Jews have been preserving—curing, pickling, salting, making jams—for centuries to make food last longer and go farther. Today, preserving is making a comeback for health and environmental reasons.
When the heat rises, get out of the kitchen and onto the patio with a mezze spread that excites guest and lets summer produce and snacks shine without requiring you to cook.
There are lots of reasons to make challah: It’s a mitzvah and Shabbat tradition. It’s plain delicious. And for Beth Ricanati (and many others), it’s a grounding ritual that brings calmness and peace.
For Jessica, the real challenge during Passover isn’t forgoing the bread and pizza, but rather the lack of legumes, especially chickpeas, which are an everyday part of her diet.
Need to throw something together for a Super Bowl watch party? Looking for a quick appetizer to serve while your Shabbat guests arrive? A cheeseboard is the answer. Here’s how to make it.
Nina and Leon Merrick, both in their upper 80s, have lived lives full of sadness. But despite that, they’ve managed to find sweetness and to nourish those around them—often with food, too.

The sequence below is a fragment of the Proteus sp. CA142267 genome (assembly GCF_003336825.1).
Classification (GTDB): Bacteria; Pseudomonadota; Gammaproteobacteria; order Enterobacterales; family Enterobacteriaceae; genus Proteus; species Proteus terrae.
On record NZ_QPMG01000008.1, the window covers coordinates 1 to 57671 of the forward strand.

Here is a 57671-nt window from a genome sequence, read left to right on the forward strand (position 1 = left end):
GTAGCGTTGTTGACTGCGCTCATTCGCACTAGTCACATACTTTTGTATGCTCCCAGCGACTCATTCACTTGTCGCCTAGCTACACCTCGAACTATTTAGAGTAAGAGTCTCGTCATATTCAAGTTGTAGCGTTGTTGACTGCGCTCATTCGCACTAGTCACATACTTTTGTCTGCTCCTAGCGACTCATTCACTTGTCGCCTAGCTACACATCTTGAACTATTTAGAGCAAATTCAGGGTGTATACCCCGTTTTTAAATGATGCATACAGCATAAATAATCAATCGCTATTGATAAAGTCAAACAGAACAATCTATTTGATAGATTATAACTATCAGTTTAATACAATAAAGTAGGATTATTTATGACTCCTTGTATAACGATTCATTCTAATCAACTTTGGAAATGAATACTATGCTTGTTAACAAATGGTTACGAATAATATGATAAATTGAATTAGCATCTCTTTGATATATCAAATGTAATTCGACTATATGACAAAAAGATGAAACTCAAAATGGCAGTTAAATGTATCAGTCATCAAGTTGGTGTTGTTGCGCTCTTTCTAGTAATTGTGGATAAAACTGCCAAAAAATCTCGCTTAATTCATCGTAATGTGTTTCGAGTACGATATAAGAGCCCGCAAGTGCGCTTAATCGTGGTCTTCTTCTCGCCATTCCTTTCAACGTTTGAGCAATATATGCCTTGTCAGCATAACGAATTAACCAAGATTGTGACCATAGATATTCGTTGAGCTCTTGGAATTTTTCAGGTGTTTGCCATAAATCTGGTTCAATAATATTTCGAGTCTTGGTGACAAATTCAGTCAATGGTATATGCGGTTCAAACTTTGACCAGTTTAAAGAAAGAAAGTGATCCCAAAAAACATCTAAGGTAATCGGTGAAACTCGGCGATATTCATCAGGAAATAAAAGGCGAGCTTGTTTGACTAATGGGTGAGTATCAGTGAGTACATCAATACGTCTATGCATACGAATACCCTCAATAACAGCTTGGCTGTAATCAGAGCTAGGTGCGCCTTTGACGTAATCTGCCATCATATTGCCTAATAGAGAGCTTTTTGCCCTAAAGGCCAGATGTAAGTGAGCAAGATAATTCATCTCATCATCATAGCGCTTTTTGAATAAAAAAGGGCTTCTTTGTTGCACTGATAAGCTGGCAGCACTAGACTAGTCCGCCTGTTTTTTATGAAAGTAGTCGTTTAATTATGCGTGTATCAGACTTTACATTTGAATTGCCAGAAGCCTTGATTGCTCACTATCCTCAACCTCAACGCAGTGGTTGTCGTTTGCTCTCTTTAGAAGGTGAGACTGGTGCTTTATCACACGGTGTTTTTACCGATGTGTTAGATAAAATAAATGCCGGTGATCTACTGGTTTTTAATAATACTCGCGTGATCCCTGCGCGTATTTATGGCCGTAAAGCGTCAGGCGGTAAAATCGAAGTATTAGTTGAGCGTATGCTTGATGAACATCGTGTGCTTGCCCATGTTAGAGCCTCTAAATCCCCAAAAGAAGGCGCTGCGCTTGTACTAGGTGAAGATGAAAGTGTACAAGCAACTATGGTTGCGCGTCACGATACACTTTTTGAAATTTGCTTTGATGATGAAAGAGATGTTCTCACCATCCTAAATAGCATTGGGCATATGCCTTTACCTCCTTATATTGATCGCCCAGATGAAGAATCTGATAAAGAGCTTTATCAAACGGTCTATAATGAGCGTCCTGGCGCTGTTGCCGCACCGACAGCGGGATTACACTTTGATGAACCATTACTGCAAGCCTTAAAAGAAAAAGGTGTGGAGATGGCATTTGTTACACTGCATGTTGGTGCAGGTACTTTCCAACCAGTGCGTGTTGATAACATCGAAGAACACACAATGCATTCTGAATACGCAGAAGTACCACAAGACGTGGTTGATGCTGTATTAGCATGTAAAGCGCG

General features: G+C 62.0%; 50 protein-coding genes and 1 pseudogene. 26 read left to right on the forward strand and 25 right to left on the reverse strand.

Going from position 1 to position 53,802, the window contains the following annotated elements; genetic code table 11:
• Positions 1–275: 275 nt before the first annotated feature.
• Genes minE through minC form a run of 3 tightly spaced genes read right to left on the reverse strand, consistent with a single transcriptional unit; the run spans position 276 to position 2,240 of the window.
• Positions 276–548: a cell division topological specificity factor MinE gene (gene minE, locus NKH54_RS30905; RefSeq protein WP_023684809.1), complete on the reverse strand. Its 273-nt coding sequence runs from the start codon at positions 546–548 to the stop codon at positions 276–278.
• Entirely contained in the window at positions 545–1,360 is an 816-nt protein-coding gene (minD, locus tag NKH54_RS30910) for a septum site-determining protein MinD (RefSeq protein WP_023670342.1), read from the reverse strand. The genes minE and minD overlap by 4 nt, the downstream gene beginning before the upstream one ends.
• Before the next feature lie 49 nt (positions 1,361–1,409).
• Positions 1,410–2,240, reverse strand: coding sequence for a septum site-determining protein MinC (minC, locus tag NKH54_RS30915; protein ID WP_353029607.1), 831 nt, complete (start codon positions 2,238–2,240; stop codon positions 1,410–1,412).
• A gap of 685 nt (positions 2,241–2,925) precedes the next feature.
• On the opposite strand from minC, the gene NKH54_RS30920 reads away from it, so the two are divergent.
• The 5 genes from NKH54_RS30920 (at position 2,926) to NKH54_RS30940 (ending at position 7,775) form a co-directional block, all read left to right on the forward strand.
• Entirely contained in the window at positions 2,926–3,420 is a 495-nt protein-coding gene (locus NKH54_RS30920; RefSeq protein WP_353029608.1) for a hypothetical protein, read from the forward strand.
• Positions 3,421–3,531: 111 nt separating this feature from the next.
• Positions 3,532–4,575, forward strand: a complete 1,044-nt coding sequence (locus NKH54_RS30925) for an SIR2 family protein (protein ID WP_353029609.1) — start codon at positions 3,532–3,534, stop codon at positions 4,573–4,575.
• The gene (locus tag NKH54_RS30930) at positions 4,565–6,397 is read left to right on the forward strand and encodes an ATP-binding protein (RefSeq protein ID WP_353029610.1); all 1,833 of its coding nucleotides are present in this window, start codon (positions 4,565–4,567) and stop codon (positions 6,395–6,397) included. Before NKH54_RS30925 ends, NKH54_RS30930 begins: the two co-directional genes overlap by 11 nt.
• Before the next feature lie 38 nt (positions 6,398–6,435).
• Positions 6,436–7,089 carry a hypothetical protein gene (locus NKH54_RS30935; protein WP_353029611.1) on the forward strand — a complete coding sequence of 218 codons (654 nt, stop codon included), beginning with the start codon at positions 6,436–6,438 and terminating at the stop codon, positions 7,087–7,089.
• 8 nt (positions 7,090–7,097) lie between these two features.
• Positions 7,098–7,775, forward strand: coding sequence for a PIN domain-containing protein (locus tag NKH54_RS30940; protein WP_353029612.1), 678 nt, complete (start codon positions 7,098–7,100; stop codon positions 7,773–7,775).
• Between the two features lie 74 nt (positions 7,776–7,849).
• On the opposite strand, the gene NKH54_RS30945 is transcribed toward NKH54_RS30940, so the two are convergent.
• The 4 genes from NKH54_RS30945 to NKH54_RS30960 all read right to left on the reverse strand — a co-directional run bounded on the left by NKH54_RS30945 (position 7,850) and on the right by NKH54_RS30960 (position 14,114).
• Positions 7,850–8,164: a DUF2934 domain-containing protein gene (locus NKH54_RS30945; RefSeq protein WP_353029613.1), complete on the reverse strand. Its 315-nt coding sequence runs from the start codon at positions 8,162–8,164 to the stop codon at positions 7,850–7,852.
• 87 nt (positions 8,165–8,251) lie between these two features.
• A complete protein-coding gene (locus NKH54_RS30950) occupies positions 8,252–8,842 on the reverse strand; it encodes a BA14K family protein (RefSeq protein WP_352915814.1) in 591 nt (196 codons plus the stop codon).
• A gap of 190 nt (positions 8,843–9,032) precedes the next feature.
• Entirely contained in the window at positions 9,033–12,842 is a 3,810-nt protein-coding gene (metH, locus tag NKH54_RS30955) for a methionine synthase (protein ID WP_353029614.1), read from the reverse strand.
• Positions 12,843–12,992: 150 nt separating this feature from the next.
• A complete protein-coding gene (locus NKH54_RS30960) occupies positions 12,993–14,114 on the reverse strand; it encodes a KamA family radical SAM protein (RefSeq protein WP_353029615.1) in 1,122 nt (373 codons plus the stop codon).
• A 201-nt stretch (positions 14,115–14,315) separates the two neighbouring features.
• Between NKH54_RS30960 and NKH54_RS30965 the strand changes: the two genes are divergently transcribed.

Julia Turshen’s acclaimed new cookbook, Now & Again, is just the latest in her many projects designed to make the world a better place—more equitable, with more access and less waste.
Mushrooms—they’re not just a pizza topping to be picked off or a weird brown food that’s mixed into stir-fry. Mushrooms are full of deep rich flavor and lots of nutritional benefits.
Growing up, Sherry’s mother would always have a bowl of soup bubbling away on the stove before a holiday meal. Mushroom barley was one of them. But it’s great for everyday meals, too.
Cholent, the traditional slow-cooked Shabbat dish, doesn’t have to be heavy on meat and eggs, as Sarah’s vegan version—inspired by her diverse cholent experiences around the world—shows.